One of cheapest ways to market your business is to take advantage of many opportunities that exist for free or low cost public relations. The exponential growth of Internet provides constantly expanding virtual public relations resources.
So how can you capitalize on it? First, let's be clear. This can make a tangible difference to your business. I recently wrote to excellent e-mail discussion "SpeakerNet", asking for experiences about use of Web sites for marketing. Here are some of comments that I received about public relations aspect:
"My Web site has allowed my articles to be published in many national magazines, such as Presentations, T&D, numerous newspapers and industry publications. My free articles have are downloaded by over 50,000 people each year from over 60 countries." - Lenny Laskowski, http://www.ljlseminars.com/
Richard Thieme's site, at:http://www.thiemeworks.com/ has received numerous awards, including both a "Hot Site of Day," and a "Cool Site of Day" from USA Today. Readers forward Richard's weekly column, "Islands in Clickstream," to numerous friends and other online discussion groups. Richard receives frequent requests from many different countries to republish column, for which he charges a reprint fee. So, although his original articles are available for free via his Web site, they are highly leveraged into other media, and speaking engagements.
Hopefully now you are inspired to look for free PR opportunities, and ready for some practical tips.
Integrating your PR message
One key factor is that your total message and corporate image should be consistent both in real world and online. Used effectively, public relations activities in traditional media can draw traffic to your Web site, and conversely, articles on your Web site can generate business. Jesse Weeks told me: "For each article I print, at least one inquiry for services results, often many."
Therefore a cardinal rule is to keep look and feel of your Web site in line with your printed materials. Your Web site is your online press kit. As David Arnold says: "I have my company logo is prominently featured both on my Web site and printed materials. As soon as my package arrives meeting planners connect it with my site, and that in turn reminds them of our phone conversation, reducing common "Hmmm, who's this from?" or "Gee, where have I heard this name before?"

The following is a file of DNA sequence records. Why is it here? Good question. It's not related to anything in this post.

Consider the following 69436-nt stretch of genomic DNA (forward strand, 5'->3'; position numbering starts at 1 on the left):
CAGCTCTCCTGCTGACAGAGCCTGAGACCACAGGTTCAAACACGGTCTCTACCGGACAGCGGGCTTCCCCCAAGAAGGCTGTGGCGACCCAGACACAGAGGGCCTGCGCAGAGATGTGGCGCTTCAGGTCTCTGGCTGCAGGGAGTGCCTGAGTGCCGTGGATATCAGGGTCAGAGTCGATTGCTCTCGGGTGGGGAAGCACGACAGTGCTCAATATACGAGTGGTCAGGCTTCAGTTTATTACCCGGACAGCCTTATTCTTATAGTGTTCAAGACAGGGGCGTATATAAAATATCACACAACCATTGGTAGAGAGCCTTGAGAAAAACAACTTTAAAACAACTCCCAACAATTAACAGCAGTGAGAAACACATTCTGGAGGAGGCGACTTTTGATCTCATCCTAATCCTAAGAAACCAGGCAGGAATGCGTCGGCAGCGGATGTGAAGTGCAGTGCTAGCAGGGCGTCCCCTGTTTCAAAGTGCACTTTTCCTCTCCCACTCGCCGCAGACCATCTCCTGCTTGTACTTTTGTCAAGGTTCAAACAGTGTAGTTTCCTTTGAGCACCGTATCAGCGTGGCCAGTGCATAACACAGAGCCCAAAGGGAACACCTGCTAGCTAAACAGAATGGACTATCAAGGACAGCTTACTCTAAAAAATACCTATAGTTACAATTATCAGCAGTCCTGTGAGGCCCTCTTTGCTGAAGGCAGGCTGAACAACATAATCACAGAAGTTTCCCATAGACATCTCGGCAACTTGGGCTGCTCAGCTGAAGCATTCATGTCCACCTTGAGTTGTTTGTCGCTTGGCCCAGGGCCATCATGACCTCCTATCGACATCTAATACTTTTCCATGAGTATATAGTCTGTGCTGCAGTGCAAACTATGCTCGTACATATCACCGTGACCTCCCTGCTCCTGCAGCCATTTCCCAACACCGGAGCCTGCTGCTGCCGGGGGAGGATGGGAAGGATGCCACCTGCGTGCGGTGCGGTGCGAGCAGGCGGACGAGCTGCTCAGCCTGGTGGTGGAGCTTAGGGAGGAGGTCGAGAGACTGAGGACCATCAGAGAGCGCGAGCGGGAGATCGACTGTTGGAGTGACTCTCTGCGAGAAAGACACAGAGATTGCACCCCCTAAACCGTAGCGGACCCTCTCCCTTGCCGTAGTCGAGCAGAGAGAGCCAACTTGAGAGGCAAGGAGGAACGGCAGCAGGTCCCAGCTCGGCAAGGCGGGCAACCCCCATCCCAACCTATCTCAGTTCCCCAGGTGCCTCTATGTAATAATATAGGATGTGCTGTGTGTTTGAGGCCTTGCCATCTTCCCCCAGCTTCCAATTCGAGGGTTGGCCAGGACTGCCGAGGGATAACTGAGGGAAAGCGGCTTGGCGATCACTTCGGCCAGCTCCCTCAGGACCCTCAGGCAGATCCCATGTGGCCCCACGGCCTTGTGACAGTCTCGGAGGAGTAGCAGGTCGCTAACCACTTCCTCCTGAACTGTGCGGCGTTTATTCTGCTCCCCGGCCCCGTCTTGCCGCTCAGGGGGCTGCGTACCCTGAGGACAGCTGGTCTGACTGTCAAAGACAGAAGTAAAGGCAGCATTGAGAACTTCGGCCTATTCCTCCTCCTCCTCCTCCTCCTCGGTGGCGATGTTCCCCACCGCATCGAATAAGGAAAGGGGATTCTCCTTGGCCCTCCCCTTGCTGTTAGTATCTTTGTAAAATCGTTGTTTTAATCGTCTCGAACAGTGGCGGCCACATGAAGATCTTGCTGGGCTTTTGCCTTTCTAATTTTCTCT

Promote your articles!
If you have any published articles, (or even unpublished ones), consider putting each one on a separate page of your Web site. This has several advantages:
* it plays to Web philosophy that "content is king", and showcases your expertise and breadth of your knowledge
* you can construct keywords and descriptions specifically for each article, and promote them individually in search engines. This allows you to further differentiate yourself, and significantly improves your chances of being found online.
For example, I recently discovered from my access logs that my Web site was receiving many hits from Sweden. I checked all Web sites that currently link to mine (which I had neglected to do for a while), and discovered that an article I had written about effective online research techniques was being cited as a resource for a course at University of Uppsala!
Searching for Web links can be done in Alta Vista by entering link:yourdomain in search box, e.g. link:CyberSpeaker.com
I have noticed that a number of Web sites state that visitors may request articles that are not immediately available. For reasons explained above, I am not sure that this is best tactic. It may be a great way to get leads and build a mailing list, but it doesn't help your visibility.
And while we're on this subject, don't just put plain text into your site exactly as it is on paper. The article should be formatted so that it reads well on screen, and has good navigation both within page, and back to other areas of your site.
Online press releases
There are ever expanding numbers of newspapers, newsletters, and e-zines (electronic magazines) online, and also reporters looking for stories. Since Web sites have to be constantly updated (even more than in real world), they are hungry for your news!